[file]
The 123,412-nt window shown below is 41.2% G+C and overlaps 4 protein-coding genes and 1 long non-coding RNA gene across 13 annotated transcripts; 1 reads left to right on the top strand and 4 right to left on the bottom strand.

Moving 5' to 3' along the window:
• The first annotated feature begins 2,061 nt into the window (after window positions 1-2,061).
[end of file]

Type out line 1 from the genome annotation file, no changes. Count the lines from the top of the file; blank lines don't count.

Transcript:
The 123,412-nt window shown below is 41.2% G+C and overlaps 4 protein-coding genes and 1 long non-coding RNA gene across 13 annotated transcripts; 1 reads left to right on the top strand and 4 right to left on the bottom strand.